REVIEW: LCD Soundsystem - This Is Happening
Zach Hart Tuesday, May 18, 2010
LCD Soundsystem - This Is Happening
Release Date: May 17th, 2010
A best of list—they have them for movies, books, television, and, yes, music. As the year comes to a close you find yourself standing in December with January on the horizon. During this period websites and magazines flood readers with the top fifties, the top tens, the top anything. Sifting through the deluge of twelve months of hype and noise people often skim pages looking for their own personal favorites (I know I do it all the time). When thinking back on some of the years past in music, many standout albums have come through your ears. However, one year in particular resonates with me and that is 2007. That year many exceptional bands came out with equally exceptional albums: Arcade Fire, Radiohead, The National, Animal Collective, Of Montreal, and LCD Soundsystem. Now here we are in 2010. The year is nearing its halfway mark and after three long years some bands are finally putting out new albums. If the trend continues then this year could most likely shape up to be another 2007. This Is Happening marks a release of enormous anticipation. Those of us who recognize the sheer magnitude of Sound of Silver’s impact are no doubt hoping that this third (and potentially final) effort lives up to the years of waiting.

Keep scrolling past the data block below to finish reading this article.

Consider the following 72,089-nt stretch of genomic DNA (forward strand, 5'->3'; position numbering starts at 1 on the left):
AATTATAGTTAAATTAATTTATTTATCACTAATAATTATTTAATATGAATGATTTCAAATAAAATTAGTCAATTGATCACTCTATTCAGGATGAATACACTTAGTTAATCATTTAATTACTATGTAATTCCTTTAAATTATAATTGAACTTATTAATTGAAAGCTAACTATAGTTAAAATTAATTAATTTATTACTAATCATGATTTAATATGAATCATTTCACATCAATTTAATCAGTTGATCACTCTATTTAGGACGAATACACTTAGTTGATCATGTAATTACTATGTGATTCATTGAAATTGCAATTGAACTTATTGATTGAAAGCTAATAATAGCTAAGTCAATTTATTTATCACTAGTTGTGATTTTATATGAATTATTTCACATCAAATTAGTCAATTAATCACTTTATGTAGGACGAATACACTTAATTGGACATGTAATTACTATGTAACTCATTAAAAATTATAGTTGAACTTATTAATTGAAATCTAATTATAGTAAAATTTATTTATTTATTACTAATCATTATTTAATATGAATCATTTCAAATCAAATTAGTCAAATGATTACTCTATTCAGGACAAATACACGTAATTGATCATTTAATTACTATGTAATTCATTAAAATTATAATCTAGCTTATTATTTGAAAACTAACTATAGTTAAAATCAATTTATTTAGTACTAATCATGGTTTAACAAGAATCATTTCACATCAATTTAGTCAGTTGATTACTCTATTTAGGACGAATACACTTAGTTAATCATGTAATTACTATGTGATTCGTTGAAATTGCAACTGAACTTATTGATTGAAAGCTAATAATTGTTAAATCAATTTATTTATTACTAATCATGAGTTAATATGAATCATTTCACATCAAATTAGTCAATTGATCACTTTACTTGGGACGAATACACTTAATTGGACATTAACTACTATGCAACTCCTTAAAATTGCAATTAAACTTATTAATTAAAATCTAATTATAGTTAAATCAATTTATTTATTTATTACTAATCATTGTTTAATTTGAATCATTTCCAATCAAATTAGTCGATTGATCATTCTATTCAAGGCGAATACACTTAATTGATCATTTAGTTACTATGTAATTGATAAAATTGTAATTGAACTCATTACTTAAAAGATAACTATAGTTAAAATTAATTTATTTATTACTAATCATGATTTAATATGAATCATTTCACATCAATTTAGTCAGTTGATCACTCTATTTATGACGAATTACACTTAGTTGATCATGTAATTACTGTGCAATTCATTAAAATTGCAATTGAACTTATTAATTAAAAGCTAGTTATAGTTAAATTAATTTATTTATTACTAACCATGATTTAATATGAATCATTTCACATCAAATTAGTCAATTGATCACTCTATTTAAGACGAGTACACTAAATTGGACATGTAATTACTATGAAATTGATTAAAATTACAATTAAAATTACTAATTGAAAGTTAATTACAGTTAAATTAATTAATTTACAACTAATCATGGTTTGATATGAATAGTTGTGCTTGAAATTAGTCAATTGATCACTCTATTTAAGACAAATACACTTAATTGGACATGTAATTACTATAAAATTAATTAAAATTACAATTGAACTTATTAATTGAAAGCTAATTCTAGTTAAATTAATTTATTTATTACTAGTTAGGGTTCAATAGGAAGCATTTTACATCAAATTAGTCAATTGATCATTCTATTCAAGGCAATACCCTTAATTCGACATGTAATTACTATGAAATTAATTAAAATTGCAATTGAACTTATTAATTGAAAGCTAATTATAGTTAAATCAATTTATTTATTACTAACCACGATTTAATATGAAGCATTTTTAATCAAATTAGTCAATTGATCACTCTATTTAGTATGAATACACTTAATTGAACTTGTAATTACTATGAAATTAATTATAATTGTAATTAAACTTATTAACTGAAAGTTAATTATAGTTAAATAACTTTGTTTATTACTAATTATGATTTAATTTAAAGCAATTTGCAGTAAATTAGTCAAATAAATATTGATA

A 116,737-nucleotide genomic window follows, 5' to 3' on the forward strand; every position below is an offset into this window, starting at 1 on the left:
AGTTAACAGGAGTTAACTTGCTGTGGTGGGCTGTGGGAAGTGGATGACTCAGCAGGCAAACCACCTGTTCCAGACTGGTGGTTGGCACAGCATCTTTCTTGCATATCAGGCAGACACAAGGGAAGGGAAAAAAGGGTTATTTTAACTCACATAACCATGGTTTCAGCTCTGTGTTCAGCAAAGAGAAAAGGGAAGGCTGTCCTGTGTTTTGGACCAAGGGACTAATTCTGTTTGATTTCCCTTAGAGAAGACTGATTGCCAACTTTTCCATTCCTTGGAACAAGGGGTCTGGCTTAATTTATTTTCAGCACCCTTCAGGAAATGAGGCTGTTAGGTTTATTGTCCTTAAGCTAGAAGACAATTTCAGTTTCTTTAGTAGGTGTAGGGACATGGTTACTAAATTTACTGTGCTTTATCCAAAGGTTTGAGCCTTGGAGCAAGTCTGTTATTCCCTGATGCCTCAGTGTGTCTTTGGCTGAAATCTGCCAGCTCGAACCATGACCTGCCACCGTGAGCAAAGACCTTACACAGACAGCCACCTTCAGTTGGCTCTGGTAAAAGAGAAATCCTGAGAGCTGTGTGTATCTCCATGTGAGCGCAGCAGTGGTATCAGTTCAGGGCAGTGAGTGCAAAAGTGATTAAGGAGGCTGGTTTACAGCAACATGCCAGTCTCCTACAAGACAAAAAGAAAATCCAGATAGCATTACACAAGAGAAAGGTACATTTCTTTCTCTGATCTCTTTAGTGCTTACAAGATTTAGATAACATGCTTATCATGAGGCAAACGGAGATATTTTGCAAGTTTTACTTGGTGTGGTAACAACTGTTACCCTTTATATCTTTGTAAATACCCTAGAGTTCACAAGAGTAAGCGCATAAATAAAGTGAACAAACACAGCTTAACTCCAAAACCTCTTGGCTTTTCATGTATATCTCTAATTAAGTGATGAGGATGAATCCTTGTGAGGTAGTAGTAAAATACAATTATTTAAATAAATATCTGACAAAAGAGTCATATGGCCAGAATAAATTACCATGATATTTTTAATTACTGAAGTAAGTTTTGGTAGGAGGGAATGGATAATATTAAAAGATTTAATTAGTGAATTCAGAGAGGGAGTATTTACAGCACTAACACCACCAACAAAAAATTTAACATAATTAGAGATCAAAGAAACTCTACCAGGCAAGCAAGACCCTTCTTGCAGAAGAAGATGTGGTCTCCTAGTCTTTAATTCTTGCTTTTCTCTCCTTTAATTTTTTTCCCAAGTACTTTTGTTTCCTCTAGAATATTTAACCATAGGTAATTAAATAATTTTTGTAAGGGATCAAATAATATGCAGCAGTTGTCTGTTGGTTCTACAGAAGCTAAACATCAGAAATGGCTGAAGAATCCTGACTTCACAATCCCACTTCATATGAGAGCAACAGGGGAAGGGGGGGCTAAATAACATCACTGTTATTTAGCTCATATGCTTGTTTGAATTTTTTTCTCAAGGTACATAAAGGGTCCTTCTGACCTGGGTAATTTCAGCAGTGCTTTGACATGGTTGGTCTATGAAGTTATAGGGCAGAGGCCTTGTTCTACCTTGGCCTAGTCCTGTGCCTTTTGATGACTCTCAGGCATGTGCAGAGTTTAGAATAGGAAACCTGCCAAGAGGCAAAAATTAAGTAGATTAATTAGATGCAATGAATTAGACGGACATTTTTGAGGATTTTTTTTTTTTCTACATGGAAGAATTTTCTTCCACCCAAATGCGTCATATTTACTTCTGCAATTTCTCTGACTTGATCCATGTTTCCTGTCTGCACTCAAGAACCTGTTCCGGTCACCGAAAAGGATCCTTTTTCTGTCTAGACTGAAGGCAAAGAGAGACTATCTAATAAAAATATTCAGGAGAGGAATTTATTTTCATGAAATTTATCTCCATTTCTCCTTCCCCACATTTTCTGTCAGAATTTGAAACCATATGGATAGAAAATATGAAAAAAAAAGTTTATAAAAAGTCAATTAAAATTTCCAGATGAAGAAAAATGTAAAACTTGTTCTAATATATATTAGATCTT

When we last left LCD Soundsystem, James Murphy was slowly waltzing his way through “New York, I Love You but You’re Bringing Me Down”. Gradually the song rose and fell with dramatic bursts but for an otherwise fast-paced dance album it washed over you calmly. “Dance Yrself Clean” is infused with those humble endings and opens in a way we wouldn’t expect from the dance-punk/rock auteur. With a slow build the track begins to deconstruct the notion of friends and associates and instead speaks of exclusion from mean friends and jerks. An immediate distancing—in this case dancing clean—from our notion of “Someone Great” and “All My Friends”. And with little hint of change the song kicks into familiar territory with an explosive synth line and a hard hitting beat. From here you are jerked by the collar into Murphy’s world of sweaty, dancing bodies heaving under strobe lights and chilling in smoky backrooms.
“Drunk Girls” might be the most experimental out of all the tracks because of its nature as a tightly woven attempt at a pop single. The terse song is easily accessible because of its quick nature especially when compared to the gargantuan length of other tracks. As a single to be dispersed on the radio the song works. Personally, however, I would have liked this song to have been given longer legs because the song itself lends itself to the frenetic dance-punk energy that is classic for the band. In that same vein is “One Touch” a song that feels like a spiritual successor to Sound of Silver’s grandiose opener “Get Innocuous” and is compacted with a few sexual overtones.